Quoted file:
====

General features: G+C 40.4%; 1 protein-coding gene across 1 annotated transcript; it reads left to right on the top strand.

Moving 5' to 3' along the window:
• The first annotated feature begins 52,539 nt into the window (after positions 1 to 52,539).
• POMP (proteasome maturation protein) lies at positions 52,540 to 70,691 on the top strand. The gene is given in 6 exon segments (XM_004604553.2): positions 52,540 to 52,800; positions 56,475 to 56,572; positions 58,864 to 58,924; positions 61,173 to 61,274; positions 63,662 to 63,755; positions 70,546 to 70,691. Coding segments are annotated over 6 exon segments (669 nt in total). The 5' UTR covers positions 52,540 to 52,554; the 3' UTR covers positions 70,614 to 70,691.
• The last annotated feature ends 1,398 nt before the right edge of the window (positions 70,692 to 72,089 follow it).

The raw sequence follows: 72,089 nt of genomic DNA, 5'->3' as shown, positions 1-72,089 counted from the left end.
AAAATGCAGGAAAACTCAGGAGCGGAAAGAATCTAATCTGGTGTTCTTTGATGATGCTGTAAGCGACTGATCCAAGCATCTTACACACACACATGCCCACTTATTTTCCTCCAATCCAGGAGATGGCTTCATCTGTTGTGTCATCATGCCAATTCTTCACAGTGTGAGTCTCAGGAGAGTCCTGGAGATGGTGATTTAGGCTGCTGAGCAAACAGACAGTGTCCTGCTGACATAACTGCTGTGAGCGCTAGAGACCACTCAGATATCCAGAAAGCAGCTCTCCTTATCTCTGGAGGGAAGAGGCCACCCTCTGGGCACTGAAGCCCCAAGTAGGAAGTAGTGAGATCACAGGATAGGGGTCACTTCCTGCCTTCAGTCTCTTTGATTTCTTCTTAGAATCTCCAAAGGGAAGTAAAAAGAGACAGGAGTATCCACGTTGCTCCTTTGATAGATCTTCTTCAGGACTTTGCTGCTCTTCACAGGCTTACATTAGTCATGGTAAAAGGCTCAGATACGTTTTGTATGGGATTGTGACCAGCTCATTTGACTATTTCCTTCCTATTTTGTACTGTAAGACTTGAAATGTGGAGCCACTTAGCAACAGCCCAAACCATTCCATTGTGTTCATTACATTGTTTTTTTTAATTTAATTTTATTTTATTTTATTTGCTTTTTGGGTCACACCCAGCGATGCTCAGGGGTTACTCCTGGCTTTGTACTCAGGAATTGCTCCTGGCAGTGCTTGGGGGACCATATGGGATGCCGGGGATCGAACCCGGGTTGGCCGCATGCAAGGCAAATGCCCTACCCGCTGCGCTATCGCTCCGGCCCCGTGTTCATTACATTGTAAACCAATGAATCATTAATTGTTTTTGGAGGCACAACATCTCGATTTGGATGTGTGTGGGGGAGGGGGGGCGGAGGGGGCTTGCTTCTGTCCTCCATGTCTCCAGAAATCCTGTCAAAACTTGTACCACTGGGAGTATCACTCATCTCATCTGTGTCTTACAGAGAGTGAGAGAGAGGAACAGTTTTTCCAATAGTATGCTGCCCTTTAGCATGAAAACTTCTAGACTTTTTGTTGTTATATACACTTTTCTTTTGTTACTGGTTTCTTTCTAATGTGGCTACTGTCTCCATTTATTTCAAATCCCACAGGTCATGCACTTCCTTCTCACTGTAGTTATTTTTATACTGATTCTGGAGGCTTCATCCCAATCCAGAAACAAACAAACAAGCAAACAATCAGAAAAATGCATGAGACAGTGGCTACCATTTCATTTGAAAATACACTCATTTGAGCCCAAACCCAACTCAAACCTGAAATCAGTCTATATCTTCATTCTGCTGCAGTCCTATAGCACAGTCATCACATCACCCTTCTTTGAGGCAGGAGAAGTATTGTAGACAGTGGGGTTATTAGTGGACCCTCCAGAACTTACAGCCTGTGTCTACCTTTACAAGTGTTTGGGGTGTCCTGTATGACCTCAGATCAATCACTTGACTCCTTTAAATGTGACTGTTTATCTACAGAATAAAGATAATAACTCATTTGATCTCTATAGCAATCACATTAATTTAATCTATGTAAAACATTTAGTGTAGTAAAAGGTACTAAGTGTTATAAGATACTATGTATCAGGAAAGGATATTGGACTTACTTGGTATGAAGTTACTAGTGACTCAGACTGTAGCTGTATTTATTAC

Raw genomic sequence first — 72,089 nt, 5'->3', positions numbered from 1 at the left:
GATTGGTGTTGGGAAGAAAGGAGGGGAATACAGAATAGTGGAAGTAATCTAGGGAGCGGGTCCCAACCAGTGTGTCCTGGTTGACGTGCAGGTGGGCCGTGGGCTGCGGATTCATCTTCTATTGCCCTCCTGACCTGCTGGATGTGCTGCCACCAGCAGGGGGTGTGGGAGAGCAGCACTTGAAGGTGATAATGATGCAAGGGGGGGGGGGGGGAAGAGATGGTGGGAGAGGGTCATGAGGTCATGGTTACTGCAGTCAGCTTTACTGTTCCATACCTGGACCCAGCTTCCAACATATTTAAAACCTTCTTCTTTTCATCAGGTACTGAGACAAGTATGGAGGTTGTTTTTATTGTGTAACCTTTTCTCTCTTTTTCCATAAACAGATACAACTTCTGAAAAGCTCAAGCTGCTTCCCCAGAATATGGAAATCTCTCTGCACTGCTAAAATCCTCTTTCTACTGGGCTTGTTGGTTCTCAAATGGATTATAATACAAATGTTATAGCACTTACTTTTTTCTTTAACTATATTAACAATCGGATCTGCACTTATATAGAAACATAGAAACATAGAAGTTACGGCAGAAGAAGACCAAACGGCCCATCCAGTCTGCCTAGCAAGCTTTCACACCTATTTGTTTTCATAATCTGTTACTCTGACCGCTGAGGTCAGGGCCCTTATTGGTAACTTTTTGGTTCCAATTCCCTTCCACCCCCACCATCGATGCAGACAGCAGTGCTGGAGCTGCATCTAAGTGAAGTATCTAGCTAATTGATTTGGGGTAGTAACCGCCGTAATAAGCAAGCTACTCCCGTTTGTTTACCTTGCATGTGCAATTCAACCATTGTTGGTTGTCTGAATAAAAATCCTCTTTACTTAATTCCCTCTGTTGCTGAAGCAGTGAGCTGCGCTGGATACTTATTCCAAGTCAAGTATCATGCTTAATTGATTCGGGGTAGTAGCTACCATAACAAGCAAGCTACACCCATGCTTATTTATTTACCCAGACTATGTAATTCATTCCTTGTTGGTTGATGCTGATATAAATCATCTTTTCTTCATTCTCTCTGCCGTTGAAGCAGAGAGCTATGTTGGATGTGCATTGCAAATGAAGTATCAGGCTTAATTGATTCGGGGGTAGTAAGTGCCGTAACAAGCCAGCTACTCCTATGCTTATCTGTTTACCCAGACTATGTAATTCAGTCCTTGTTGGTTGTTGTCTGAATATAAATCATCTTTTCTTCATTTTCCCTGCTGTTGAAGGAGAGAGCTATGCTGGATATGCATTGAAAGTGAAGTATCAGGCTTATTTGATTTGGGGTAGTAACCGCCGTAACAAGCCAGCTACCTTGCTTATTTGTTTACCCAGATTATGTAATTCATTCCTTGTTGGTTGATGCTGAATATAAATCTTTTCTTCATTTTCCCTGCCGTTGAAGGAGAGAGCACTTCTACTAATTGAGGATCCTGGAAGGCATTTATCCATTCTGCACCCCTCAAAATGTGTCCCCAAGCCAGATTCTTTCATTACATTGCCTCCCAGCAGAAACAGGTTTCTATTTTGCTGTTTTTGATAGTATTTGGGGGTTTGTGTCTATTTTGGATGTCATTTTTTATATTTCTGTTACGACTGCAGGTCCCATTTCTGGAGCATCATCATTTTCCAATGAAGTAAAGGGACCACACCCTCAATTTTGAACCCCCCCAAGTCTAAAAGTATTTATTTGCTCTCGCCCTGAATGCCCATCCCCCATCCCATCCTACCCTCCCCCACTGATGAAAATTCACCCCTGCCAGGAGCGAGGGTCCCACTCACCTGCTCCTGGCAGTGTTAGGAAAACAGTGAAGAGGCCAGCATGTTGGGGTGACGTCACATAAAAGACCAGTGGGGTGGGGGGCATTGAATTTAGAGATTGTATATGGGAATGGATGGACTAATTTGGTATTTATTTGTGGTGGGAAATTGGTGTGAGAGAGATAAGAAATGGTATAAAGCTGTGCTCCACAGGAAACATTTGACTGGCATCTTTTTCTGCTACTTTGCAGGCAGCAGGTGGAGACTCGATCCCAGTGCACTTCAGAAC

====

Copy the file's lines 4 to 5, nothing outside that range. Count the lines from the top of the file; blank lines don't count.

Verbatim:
• POMP (proteasome maturation protein) lies at positions 52,540 to 70,691 on the top strand. The gene is given in 6 exon segments (XM_004604553.2): positions 52,540 to 52,800; positions 56,475 to 56,572; positions 58,864 to 58,924; positions 61,173 to 61,274; positions 63,662 to 63,755; positions 70,546 to 70,691. Coding segments are annotated over 6 exon segments (669 nt in total). The 5' UTR covers positions 52,540 to 52,554; the 3' UTR covers positions 70,614 to 70,691.
• The last annotated feature ends 1,398 nt before the right edge of the window (positions 70,692 to 72,089 follow it).